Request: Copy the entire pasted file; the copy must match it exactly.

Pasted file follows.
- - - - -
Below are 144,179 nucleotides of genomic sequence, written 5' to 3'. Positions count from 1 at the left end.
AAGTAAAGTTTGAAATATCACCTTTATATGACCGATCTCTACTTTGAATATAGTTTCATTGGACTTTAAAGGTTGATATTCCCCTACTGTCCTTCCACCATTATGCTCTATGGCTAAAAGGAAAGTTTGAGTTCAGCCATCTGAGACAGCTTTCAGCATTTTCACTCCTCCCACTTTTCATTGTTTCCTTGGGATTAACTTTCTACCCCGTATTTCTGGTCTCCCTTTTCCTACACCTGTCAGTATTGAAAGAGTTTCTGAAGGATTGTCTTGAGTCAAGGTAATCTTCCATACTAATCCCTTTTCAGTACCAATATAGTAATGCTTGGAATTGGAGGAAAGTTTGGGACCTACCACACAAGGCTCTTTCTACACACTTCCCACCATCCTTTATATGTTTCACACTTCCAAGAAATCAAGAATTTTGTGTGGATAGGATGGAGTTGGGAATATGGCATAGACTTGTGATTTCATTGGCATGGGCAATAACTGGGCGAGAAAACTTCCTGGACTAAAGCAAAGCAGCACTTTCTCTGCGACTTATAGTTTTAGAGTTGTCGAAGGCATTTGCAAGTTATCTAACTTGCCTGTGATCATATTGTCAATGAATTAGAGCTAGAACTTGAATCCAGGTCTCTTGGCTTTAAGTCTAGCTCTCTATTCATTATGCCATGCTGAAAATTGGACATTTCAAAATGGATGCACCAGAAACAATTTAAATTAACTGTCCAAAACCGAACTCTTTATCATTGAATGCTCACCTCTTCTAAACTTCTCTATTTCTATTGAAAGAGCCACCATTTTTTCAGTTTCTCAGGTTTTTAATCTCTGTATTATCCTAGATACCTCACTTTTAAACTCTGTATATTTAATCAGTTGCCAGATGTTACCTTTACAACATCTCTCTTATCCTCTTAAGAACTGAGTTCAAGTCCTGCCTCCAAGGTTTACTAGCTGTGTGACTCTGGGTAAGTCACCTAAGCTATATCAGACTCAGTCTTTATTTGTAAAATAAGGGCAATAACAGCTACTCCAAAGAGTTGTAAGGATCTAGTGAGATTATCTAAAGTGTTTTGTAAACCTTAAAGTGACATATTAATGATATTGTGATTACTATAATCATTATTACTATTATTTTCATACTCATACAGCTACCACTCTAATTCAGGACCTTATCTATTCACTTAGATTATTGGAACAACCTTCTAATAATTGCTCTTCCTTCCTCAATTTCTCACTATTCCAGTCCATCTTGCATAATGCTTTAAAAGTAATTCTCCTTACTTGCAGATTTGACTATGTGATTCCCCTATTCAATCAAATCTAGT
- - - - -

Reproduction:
Below are 144,179 nucleotides of genomic sequence, written 5' to 3'. Positions count from 1 at the left end.
AAGTAAAGTTTGAAATATCACCTTTATATGACCGATCTCTACTTTGAATATAGTTTCATTGGACTTTAAAGGTTGATATTCCCCTACTGTCCTTCCACCATTATGCTCTATGGCTAAAAGGAAAGTTTGAGTTCAGCCATCTGAGACAGCTTTCAGCATTTTCACTCCTCCCACTTTTCATTGTTTCCTTGGGATTAACTTTCTACCCCGTATTTCTGGTCTCCCTTTTCCTACACCTGTCAGTATTGAAAGAGTTTCTGAAGGATTGTCTTGAGTCAAGGTAATCTTCCATACTAATCCCTTTTCAGTACCAATATAGTAATGCTTGGAATTGGAGGAAAGTTTGGGACCTACCACACAAGGCTCTTTCTACACACTTCCCACCATCCTTTATATGTTTCACACTTCCAAGAAATCAAGAATTTTGTGTGGATAGGATGGAGTTGGGAATATGGCATAGACTTGTGATTTCATTGGCATGGGCAATAACTGGGCGAGAAAACTTCCTGGACTAAAGCAAAGCAGCACTTTCTCTGCGACTTATAGTTTTAGAGTTGTCGAAGGCATTTGCAAGTTATCTAACTTGCCTGTGATCATATTGTCAATGAATTAGAGCTAGAACTTGAATCCAGGTCTCTTGGCTTTAAGTCTAGCTCTCTATTCATTATGCCATGCTGAAAATTGGACATTTCAAAATGGATGCACCAGAAACAATTTAAATTAACTGTCCAAAACCGAACTCTTTATCATTGAATGCTCACCTCTTCTAAACTTCTCTATTTCTATTGAAAGAGCCACCATTTTTTCAGTTTCTCAGGTTTTTAATCTCTGTATTATCCTAGATACCTCACTTTTAAACTCTGTATATTTAATCAGTTGCCAGATGTTACCTTTACAACATCTCTCTTATCCTCTTAAGAACTGAGTTCAAGTCCTGCCTCCAAGGTTTACTAGCTGTGTGACTCTGGGTAAGTCACCTAAGCTATATCAGACTCAGTCTTTATTTGTAAAATAAGGGCAATAACAGCTACTCCAAAGAGTTGTAAGGATCTAGTGAGATTATCTAAAGTGTTTTGTAAACCTTAAAGTGACATATTAATGATATTGTGATTACTATAATCATTATTACTATTATTTTCATACTCATACAGCTACCACTCTAATTCAGGACCTTATCTATTCACTTAGATTATTGGAACAACCTTCTAATAATTGCTCTTCCTTCCTCAATTTCTCACTATTCCAGTCCATCTTGCATAATGCTTTAAAAGTAATTCTCCTTACTTGCAGATTTGACTATGTGATTCCCCTATTCAATCAAATCTAGT